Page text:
- to utter words or sounds in succession with musical modulations of the voice; vocalize melodically.
- to perform a song or voice composition: She promised to sing for us.
- to produce melodious sounds, usually high in pitch, as certain birds, insects, etc.: The nightingale sang in the tree.
- to compose poetry: Keats sang briefly but gloriously.
- to tell about or praise someone or something in verse or song: He sang of the warrior's prowess.
- to admit of being sung, as verses: This lyric sings well.
- to give out a continuous ringing, whistling, murmuring, burbling, or other euphonious sound, as a teakettle or a brook.
- to make a short whistling, ringing, or whizzing sound: The bullet sang past his ear.
- (of an electrical amplifying system) to produce an undesired self-sustained oscillation.
- to have the sensation of a ringing or humming sound, as the ears.
- Slang. to confess or act as an informer; squeal.
- to utter with musical modulations of the voice, as a song.
- to escort or accompany with singing.
- to proclaim enthusiastically.
- to bring, send, put, etc., with or by singing: She sang the baby to sleep.
- to chant or intone: to sing mass.
- to tell or praise in verse or song.
- the act or performance of singing.
- a gathering or meeting of persons for the purpose of singing: a community sing.
- a singing, ringing, or whistling sound, as of a bullet.
- sing out, Informal. to call in a loud voice; shout: They lost their way in the cavern and sang out for help.
Origin of sing
Examples from the Web for singable
Historical Examples of singable
They are singable to a degree unusual in scholarly compositions.
It is evident that the nation is yearning for singable songs in the 'Arry dialect.Mr. Punch's Cockney Humour
Dr. Hastings was not much of a poet, but he could make a singable hymn, and he knew the rhythm and accent needed in a hymn-tune.The Story of the Hymns and Tunes
Theron Brown and Hezekiah Butterworth
"Across the World" has been one of Mrs. Beach' most popular songs; it is intense and singable.
Her works are attractive and singable without ever becoming overswollen or bombastic.Woman's Work in Music
- to produce or articulate (sounds, words, a song, etc) with definite and usually specific musical intonation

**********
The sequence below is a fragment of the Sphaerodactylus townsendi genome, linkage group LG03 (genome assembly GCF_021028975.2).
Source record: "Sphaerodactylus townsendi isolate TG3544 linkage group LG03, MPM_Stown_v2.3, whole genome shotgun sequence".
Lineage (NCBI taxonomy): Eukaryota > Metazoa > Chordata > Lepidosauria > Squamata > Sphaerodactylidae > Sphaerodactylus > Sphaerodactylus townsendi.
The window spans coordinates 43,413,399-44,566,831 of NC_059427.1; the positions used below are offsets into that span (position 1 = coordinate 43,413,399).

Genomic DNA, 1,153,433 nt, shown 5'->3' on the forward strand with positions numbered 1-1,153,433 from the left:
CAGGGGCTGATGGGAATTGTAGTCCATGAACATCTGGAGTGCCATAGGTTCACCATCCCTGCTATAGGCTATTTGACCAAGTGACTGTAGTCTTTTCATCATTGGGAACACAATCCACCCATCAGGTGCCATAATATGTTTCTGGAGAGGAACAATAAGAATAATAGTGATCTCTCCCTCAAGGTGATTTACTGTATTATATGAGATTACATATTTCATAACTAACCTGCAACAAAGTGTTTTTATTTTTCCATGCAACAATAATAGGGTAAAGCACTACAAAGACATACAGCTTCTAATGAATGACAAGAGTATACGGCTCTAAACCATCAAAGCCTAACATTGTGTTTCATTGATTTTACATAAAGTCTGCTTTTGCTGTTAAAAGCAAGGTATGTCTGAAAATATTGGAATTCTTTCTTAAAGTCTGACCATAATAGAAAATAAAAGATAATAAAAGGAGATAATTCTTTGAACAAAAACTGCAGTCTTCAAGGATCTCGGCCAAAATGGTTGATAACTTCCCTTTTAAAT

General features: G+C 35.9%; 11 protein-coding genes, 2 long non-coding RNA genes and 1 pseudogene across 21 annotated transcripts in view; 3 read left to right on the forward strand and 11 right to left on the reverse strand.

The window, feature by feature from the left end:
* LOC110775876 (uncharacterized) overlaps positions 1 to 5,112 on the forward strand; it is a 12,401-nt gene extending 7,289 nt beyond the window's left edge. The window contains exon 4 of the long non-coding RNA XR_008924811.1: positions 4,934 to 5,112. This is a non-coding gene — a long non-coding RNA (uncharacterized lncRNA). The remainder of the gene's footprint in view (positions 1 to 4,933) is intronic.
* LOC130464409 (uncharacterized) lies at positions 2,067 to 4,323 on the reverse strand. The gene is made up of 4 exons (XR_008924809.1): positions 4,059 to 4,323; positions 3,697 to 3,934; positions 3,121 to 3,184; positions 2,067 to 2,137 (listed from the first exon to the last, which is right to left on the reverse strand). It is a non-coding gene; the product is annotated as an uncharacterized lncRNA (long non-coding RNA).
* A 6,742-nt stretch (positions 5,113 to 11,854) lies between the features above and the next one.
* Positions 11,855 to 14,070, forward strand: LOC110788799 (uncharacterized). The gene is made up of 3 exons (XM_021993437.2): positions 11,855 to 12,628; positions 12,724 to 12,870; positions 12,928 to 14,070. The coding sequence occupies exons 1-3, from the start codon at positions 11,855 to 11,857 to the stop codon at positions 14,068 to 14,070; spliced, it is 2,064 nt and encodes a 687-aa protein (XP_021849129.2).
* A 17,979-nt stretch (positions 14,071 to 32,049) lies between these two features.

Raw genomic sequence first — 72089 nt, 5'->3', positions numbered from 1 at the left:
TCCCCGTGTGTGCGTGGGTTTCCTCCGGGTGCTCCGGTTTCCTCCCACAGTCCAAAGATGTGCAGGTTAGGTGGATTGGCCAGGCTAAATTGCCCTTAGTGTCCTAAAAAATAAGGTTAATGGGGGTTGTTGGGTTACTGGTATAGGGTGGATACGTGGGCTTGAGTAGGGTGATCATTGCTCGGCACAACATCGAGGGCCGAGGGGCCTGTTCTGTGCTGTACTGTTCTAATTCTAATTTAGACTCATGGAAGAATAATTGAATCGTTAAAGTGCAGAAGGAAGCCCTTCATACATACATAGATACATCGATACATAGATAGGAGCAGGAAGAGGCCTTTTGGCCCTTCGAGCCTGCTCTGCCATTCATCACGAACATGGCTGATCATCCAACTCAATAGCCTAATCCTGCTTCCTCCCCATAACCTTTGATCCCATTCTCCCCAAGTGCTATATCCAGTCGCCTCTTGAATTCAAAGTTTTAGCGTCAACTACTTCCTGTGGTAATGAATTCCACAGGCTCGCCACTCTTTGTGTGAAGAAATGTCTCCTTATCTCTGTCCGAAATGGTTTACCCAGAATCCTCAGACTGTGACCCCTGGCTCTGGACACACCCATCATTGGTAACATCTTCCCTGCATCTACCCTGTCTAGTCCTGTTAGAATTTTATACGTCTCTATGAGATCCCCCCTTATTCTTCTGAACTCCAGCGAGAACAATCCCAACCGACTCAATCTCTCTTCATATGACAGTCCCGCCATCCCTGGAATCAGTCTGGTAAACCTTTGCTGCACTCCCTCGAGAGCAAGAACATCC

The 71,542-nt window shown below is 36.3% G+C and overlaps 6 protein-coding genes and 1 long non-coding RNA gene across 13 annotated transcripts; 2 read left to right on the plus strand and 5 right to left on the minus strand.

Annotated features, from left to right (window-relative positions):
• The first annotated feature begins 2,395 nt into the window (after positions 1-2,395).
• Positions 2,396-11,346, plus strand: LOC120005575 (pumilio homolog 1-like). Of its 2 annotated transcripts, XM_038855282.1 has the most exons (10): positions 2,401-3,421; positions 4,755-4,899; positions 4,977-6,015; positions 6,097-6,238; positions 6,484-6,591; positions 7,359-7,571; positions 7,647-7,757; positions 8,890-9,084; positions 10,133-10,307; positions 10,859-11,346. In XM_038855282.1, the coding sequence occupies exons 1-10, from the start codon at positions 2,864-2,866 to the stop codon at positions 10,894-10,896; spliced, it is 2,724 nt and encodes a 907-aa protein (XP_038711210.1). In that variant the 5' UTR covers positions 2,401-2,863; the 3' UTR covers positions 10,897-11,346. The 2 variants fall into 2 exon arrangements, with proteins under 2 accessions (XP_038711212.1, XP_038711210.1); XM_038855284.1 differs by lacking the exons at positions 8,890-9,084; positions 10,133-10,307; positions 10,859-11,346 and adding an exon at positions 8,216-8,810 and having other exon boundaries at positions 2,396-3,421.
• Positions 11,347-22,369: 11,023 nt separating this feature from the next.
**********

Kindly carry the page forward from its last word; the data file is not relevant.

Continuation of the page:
- (when intr, often foll by to) to perform (a song) to the accompaniment (of)to sing to a guitar
- (intr foll by of) to tell a story or tale in song (about)I sing of a maiden
- (intr foll by to) to address a song (to) or perform a song (for)
- (intr) to perform songs for a living, as a professional singer
- (intr) (esp of certain birds and insects) to utter calls or sounds reminiscent of music
- (when intr, usually foll by of) to tell (something) or give praise (to someone), esp in versethe poet who sings of the Trojan dead
- (intr) to make a whining, ringing, or whistling soundthe kettle is singing; the arrow sang past his ear
- (intr) (of the ears) to experience a continuous ringing or humming sound
- (tr) (esp in church services) to chant or intone (a prayer, psalm, etc)
- (tr) to bring to a given state by singingto sing a child to sleep
- (intr) slang, mainly US to confess or act as an informer
- (intr) Australian (in Aboriginal witchcraft) to bring about a person's death by incantation. The same power can sometimes be used beneficently
- informal an act or performance of singing
- a ringing or whizzing sound, as of bullets
Word Origin for sing
Old English singan "to chant, sing, celebrate, or tell in song," also used of birds (class III strong verb; past tense sang, past participle sungen), from Proto-Germanic *sengwan (cf. Old Saxon singan, Old Frisian sionga, Middle Dutch singhen, Dutch zingen, Old High German singan, German singen, Gothic siggwan, Old Norse syngva, Swedish sjunga), from PIE root *sengwh- "to sing, make an incantation." The criminal slang sense of "to confess to authorities" is attested from 1610s.
No related forms in other languages, unless perhaps it is connected to Greek omphe "voice" (especially of a god), "oracle;" and Welsh dehongli "explain, interpret." The typical Indo-European root is represented by Latin canere (see chant (v.)). Other words meaning "sing" derive from roots meaning "cry, shout," but Irish gaibim is literally "take, seize," with sense evolution via "take up" a song or melody.
"act of singing," especially collective, 1850, from sing (v.).